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Helping the UK’s Emergency Services Transition to an Electric Fleet

Can the emergency services in the UK transition to an ultra-low emission blue light fleet?

The UK’s emergency services share a strong focus on sustainability. There is an Emergency Services Environment and Sustainability Group (ESESG) which includes members from UK Police Forces, Fire & Rescue Services, Ambulance Services, and other emergency services. They meet to share best practice and discuss emerging technologies, government policy and legislation, and reducing their greenhouse gas emissions.  

A key part of this is electrifying the fleets of emergency service vehicles. At present, there are relatively few emergency EVs on the roads. In October last year, there were around 430 EV police vehicles for example, and we are not yet seeing many EV ambulances and fire engines becoming generally available, making EV adoption more difficult. The operational demands on these vehicles are in a different league from other heavy-duty fleets, the situations they deal with are intense, and frankly, the risk of getting it wrong is too high to speculate 

Preparing the Emergency Services for an Electric Future 

That doesn’t mean that the emergency services are not preparing for the EV transition. Within every fire, police, and ambulance fleet, there are non-emergency vehicles that are being replaced with EVs. Several emergency service operators, including Northumbria Police, NTW Solutions, and London Ambulance Service, have chosen to work with Mer to prepare their charging infrastructure for a future that is electric.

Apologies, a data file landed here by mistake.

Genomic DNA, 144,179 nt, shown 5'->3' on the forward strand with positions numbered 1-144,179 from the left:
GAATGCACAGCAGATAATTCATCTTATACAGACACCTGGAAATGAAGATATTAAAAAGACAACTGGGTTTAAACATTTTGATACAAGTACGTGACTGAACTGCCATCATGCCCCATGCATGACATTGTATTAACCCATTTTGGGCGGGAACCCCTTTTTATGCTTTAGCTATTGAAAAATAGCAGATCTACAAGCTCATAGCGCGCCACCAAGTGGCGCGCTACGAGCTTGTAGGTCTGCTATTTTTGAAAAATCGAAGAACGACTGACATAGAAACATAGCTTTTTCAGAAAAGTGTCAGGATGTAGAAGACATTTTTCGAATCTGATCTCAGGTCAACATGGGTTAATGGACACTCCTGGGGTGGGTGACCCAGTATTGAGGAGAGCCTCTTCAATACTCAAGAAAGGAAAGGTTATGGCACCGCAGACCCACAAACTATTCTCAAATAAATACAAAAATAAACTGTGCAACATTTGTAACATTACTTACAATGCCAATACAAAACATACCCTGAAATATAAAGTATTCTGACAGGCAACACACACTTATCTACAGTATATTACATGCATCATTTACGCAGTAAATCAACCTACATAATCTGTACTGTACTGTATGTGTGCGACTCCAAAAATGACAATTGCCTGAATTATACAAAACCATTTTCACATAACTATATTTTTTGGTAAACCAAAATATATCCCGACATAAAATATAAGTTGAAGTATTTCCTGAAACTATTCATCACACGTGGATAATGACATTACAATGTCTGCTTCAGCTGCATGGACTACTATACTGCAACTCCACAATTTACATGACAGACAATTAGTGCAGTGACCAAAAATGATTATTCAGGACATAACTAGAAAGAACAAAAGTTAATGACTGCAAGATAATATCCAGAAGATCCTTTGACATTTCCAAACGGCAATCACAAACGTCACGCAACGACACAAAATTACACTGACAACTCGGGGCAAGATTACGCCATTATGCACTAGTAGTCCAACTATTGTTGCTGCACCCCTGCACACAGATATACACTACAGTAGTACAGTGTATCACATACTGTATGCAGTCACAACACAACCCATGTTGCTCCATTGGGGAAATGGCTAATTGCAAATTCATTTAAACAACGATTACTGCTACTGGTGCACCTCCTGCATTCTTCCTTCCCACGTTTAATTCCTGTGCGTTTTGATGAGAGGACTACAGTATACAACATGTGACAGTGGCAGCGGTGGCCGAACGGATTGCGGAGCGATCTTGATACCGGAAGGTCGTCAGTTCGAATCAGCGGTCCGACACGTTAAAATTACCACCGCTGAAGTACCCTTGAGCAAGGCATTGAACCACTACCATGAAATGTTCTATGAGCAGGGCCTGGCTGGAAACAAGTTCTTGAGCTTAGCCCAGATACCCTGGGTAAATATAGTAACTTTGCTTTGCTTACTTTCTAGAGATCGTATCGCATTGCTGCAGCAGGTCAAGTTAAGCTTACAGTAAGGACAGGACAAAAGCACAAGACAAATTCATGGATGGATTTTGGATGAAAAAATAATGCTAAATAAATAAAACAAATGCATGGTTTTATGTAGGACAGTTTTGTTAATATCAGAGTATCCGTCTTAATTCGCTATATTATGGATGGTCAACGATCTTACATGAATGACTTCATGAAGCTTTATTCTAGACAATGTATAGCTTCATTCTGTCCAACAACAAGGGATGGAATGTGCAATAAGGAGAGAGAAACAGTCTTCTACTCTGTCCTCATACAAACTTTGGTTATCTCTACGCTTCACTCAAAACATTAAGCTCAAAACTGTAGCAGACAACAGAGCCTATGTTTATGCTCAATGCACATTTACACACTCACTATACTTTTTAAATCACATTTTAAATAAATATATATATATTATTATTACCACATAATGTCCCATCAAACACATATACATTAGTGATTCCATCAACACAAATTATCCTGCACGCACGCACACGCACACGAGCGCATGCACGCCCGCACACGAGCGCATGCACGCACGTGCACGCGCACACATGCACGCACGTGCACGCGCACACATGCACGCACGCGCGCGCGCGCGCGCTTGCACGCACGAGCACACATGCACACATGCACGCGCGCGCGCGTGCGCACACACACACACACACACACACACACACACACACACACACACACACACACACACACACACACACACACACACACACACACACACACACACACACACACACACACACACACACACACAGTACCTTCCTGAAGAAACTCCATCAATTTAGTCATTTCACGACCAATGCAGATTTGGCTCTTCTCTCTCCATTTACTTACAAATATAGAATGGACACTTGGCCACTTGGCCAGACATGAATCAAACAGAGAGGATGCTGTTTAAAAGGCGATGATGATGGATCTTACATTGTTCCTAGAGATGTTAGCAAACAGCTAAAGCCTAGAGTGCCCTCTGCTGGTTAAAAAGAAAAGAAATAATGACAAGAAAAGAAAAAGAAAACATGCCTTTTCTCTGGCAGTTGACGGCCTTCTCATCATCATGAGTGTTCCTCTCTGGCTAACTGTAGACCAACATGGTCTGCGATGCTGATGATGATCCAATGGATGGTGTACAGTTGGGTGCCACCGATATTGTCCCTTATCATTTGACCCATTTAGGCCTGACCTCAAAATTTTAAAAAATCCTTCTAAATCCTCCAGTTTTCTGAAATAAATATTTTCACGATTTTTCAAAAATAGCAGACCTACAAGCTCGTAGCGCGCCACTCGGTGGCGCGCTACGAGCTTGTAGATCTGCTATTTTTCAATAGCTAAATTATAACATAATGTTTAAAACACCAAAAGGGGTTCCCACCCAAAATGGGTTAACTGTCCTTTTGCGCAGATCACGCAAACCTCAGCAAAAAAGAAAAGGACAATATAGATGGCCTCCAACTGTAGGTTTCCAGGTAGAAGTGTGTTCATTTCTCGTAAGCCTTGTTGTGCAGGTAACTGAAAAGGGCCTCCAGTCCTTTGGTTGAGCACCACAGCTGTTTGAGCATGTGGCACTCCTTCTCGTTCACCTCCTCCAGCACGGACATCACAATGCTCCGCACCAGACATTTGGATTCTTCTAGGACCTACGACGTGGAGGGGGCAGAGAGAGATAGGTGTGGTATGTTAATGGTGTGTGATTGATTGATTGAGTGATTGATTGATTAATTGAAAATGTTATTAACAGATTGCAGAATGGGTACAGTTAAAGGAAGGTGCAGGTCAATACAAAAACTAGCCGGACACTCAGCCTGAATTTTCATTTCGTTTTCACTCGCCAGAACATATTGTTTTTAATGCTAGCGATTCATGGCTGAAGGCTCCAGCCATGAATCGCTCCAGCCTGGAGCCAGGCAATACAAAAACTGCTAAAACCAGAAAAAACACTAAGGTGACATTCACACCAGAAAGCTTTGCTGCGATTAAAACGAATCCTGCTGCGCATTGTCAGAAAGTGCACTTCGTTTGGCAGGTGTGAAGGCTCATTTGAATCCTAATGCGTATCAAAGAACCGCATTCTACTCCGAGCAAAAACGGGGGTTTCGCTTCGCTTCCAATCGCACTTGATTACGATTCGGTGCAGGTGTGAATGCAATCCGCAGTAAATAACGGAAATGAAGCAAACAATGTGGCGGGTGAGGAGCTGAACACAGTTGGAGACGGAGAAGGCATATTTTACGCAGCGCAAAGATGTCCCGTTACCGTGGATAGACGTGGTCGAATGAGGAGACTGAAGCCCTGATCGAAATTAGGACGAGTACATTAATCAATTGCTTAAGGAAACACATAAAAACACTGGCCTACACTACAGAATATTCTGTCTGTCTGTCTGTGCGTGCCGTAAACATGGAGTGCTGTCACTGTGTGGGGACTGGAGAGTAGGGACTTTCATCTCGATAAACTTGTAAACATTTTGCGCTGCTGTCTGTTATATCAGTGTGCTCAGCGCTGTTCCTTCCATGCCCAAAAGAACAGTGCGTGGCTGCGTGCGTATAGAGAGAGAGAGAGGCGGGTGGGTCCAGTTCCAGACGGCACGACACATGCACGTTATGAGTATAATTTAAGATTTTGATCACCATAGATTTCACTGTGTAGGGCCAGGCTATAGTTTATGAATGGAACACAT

Electrifying a fleet of any type of vehicle calls for a change in the mindset of fleet managers; shifting focus away from the vehicles to how they are powered in preparation for the future. Establishing the charging infrastructure for today’s needs and when suitable EV versions of the high performance, specialist vehicles come onboard is high on the agenda for emergency services fleet managers.  

 Meeting a station’s charging requirements is not as straightforward as simply installing some charge points and plugging in as and when the vehicle is back at base. Power availability is a major challenge, and there may be a necessity to upgrade supply and bring in new connections – a complex, and potentially costly, process. Unfortunately, the UK’s local grid infrastructure wasn’t built with charging EV rapid response vehicles in mind.  

Getting Started with EV Charging for Blue Light Services 

As emergency fleet operators recognise that they cannot wait until they have made the transition to an all-electric fleet before getting their EV charging infrastructure in place, they have been preparing by electrifying their non-emergency vehicles to test the model.  

The charging infrastructure to support these vehicles paves the way for what is to come in the form of fully zero-emission emergency vehicles. The time is now to think about how, where and when the blue light fleet vehicles will be charged. Electrical site surveys are crucial to understand what power is available across estates today and if there are power constraints. 

Reflecting on how many charging depots are required and where they are in relation to a sub-station are important, and could lead to decisions about relocation and land-purchases. In some cases, combined emergency service hubs have been created to act as a centralised charging resource for emergency response vehicles. 

 Every fleet charging infrastructure will be unique, and every project calls for essential data to make informed decisions. Having the right information on EV charging now will mean evidence-based decisions can be made, and costly errors can be avoided. 

Expert Help Is on Hand from Mer’s Fleet Specialists 

The pressures on emergency services fleet managers are as intense as their vehicles. Rather than becoming experts in electrical infrastructure and having to worry about the infrastructure to charge their new vehicles as well as the switch from ICE to EV simultaneously, EV fleet specialists like Mer can remove that added burden and help fleet managers achieve their fleet electrification strategies. 

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